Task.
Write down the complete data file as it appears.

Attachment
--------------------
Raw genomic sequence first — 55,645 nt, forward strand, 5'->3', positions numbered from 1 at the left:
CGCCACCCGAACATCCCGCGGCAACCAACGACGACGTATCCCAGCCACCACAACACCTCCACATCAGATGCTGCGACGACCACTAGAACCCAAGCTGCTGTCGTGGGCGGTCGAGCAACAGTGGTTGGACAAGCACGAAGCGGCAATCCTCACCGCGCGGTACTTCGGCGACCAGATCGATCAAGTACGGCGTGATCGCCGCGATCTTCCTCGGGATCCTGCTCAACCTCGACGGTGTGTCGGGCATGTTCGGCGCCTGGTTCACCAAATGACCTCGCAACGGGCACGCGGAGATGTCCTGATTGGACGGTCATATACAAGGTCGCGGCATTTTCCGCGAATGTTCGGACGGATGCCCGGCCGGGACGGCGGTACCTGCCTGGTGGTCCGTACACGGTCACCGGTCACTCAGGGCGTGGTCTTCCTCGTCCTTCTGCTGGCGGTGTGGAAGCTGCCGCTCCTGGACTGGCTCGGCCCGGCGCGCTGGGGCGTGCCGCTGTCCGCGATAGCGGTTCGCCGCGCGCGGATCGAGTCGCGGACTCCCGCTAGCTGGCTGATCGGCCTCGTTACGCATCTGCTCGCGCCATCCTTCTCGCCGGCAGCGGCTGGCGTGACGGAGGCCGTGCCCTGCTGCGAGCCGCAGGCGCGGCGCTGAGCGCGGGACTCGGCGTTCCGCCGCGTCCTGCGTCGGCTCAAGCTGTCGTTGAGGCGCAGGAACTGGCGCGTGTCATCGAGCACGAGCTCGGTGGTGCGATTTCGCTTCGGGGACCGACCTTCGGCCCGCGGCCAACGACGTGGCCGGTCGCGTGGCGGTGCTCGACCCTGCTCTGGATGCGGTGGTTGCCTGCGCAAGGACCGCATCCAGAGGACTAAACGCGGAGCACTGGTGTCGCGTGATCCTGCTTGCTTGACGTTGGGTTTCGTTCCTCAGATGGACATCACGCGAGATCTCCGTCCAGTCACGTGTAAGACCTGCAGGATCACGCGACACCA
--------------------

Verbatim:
Raw genomic sequence first — 55,645 nt, forward strand, 5'->3', positions numbered from 1 at the left:
CGCCACCCGAACATCCCGCGGCAACCAACGACGACGTATCCCAGCCACCACAACACCTCCACATCAGATGCTGCGACGACCACTAGAACCCAAGCTGCTGTCGTGGGCGGTCGAGCAACAGTGGTTGGACAAGCACGAAGCGGCAATCCTCACCGCGCGGTACTTCGGCGACCAGATCGATCAAGTACGGCGTGATCGCCGCGATCTTCCTCGGGATCCTGCTCAACCTCGACGGTGTGTCGGGCATGTTCGGCGCCTGGTTCACCAAATGACCTCGCAACGGGCACGCGGAGATGTCCTGATTGGACGGTCATATACAAGGTCGCGGCATTTTCCGCGAATGTTCGGACGGATGCCCGGCCGGGACGGCGGTACCTGCCTGGTGGTCCGTACACGGTCACCGGTCACTCAGGGCGTGGTCTTCCTCGTCCTTCTGCTGGCGGTGTGGAAGCTGCCGCTCCTGGACTGGCTCGGCCCGGCGCGCTGGGGCGTGCCGCTGTCCGCGATAGCGGTTCGCCGCGCGCGGATCGAGTCGCGGACTCCCGCTAGCTGGCTGATCGGCCTCGTTACGCATCTGCTCGCGCCATCCTTCTCGCCGGCAGCGGCTGGCGTGACGGAGGCCGTGCCCTGCTGCGAGCCGCAGGCGCGGCGCTGAGCGCGGGACTCGGCGTTCCGCCGCGTCCTGCGTCGGCTCAAGCTGTCGTTGAGGCGCAGGAACTGGCGCGTGTCATCGAGCACGAGCTCGGTGGTGCGATTTCGCTTCGGGGACCGACCTTCGGCCCGCGGCCAACGACGTGGCCGGTCGCGTGGCGGTGCTCGACCCTGCTCTGGATGCGGTGGTTGCCTGCGCAAGGACCGCATCCAGAGGACTAAACGCGGAGCACTGGTGTCGCGTGATCCTGCTTGCTTGACGTTGGGTTTCGTTCCTCAGATGGACATCACGCGAGATCTCCGTCCAGTCACGTGTAAGACCTGCAGGATCACGCGACACCA